Posted by Austin Plier on March 11, 2016
I joined FairVote in the summer of 2014, after graduating from St. Norbert College, in Green Bay, Wisconsin. Upon graduating, I knew I wanted to learn more about American democracy and solutions that might fix a political system that was clearly breaking down. It seemed to me that we could do better--and had to do better--in order to restore faith and enthusiasm to elections at every level of government.
For me, issues of democracy and civic engagement have always been near and dear to my heart. Just about every significant experience leading to my time at FairVote--from helping organize issue campaigns in college, to visiting South Africa to study the nation’s transition to democracy--has helped me gain a new understanding of what it means to cast a vote, and what drives people to participate. My love of politics and elections began as a junior in high school when I attended the American Legion’s Badger Boys State program. The program brings together nearly 900 high school students from around the state of Wisconsin, and tasks them with building a 51st state from the ground up. Through campaigns, debates, and elections, I watched as we collectively created a city, county, and state government. My adoration for American democracy peaked, and I have returned to the program every year since as a counselor. However, 7 years later, I’ve come to realize that while America’s electoral structures may work for a week long camp, they don’t work in practice for America’s voters.
As a counselor, I’ve heard so many students say different variations of the same thing time and time again: “After this experience, I can’t wait to let my voice be heard in our democracy once I turn 18!” No doubt, it is incredible to hear such enthusiasm for voting from young folks, and I hope that each and every one of them forms voting as a lifelong habit. However, as someone who has come to understand the structural flaws in our democracy, it pains me to know that our current political system is failing these new voters, and everyone else that is essentially locked out of representation on Election Day due to where they live.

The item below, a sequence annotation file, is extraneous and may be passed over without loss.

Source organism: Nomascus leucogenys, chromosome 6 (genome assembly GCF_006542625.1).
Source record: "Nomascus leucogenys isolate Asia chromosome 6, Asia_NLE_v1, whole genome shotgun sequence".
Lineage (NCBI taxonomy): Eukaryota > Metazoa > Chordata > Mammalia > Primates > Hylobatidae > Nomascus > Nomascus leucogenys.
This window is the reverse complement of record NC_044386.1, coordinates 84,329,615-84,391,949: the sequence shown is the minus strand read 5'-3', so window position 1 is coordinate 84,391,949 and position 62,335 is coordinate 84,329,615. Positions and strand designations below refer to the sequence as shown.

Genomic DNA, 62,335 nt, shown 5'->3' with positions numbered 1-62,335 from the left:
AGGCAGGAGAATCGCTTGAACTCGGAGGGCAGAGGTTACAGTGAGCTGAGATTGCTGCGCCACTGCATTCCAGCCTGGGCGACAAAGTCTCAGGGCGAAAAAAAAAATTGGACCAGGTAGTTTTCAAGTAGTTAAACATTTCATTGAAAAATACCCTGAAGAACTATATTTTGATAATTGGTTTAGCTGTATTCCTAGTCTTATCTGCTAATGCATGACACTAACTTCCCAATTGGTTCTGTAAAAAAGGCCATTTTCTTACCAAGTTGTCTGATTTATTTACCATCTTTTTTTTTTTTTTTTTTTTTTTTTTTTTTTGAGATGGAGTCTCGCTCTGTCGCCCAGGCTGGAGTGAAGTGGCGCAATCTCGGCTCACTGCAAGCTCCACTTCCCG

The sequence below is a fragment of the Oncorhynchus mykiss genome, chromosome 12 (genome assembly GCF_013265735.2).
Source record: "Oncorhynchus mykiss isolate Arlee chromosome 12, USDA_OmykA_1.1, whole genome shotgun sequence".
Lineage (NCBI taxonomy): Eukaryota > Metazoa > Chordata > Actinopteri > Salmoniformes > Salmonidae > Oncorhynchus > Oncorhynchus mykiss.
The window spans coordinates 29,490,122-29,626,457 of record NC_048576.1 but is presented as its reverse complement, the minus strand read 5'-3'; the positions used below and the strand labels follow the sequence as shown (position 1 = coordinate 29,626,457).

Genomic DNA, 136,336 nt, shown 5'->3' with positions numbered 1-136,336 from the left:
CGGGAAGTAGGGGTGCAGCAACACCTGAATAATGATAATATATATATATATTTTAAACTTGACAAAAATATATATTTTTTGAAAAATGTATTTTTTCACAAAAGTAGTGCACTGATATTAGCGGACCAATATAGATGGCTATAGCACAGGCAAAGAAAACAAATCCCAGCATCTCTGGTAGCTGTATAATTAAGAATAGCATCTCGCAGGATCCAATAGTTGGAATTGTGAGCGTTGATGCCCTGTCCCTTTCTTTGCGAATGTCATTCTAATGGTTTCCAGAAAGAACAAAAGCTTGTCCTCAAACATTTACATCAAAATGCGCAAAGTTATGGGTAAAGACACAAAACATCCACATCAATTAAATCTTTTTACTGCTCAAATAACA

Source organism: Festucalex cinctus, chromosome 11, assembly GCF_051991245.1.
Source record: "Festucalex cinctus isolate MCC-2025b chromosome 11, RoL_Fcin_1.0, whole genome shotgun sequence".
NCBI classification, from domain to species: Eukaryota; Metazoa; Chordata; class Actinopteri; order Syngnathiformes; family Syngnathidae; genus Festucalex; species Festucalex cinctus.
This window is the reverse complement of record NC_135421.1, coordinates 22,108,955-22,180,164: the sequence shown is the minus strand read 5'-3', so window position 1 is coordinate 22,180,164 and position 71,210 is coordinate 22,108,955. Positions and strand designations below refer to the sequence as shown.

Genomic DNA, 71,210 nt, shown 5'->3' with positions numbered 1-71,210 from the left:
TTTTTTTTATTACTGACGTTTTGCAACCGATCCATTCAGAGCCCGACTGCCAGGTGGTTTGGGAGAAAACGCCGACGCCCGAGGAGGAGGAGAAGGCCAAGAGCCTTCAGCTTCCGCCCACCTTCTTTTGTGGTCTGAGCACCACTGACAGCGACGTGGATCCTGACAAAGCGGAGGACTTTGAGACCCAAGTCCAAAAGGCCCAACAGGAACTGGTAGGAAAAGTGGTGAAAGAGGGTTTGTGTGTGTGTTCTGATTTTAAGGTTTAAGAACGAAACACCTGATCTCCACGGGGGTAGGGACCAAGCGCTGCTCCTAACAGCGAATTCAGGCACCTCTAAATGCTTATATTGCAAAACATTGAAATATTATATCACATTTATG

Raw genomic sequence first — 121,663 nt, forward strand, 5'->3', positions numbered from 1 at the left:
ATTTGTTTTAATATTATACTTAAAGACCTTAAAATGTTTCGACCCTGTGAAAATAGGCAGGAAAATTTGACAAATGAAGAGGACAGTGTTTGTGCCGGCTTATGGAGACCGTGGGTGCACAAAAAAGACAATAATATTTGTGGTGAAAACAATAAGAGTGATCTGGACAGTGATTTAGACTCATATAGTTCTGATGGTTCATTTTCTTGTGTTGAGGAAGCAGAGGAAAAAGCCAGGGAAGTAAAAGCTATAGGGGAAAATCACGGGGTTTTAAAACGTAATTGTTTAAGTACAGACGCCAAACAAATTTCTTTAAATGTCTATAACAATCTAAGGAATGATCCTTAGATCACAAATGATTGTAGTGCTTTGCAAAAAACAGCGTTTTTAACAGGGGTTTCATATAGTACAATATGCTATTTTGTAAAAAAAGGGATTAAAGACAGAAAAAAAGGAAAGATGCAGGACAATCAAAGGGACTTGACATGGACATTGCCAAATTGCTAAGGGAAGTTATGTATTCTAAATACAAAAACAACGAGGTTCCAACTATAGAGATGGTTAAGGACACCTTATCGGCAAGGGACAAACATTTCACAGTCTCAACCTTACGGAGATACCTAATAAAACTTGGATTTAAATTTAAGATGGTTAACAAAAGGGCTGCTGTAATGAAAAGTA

The bottom line is that most of us don’t cast a meaningful vote in U.S. House elections; in 2016, nearly nine in ten House districts are safe for the incumbent party -- 9 in 10! When 85% of voters aren’t able to participate in a meaningful election to decide who represents them in Congress, no wonder voter turnout is so low. And with so few contested elections, no wonder women and people of color continue to be egregiously underrepresented in elected office. Voters deserve better, and collectively we can do better.
I’m proud to be part of FairVote’s mission because the reform vision we’re working on has the potential to make every vote and every voice count in every election. The exciting part is that there is momentum for change. FairVote’s fair representation plan would ensure that Republicans, Democrats, and independents could help elect someone who represents them regardless of whether they live in Connecticut or Oklahoma. Ranked choice voting can help empower voters with more choice and a stronger voice in elections at the local, state, and federal level. And a national popular vote for president would finally make every vote count in every presidential election. As a counselor at Badger Boys State, I want to fix our democracy so that all of that civic enthusiasm cultivated among future voters doesn’t go to waste. As a member of FairVote’s communications team, I’m excited to continue making the case for reform and spreading the word about the opportunities we have to build a representative democracy with meaningful participation for every voter.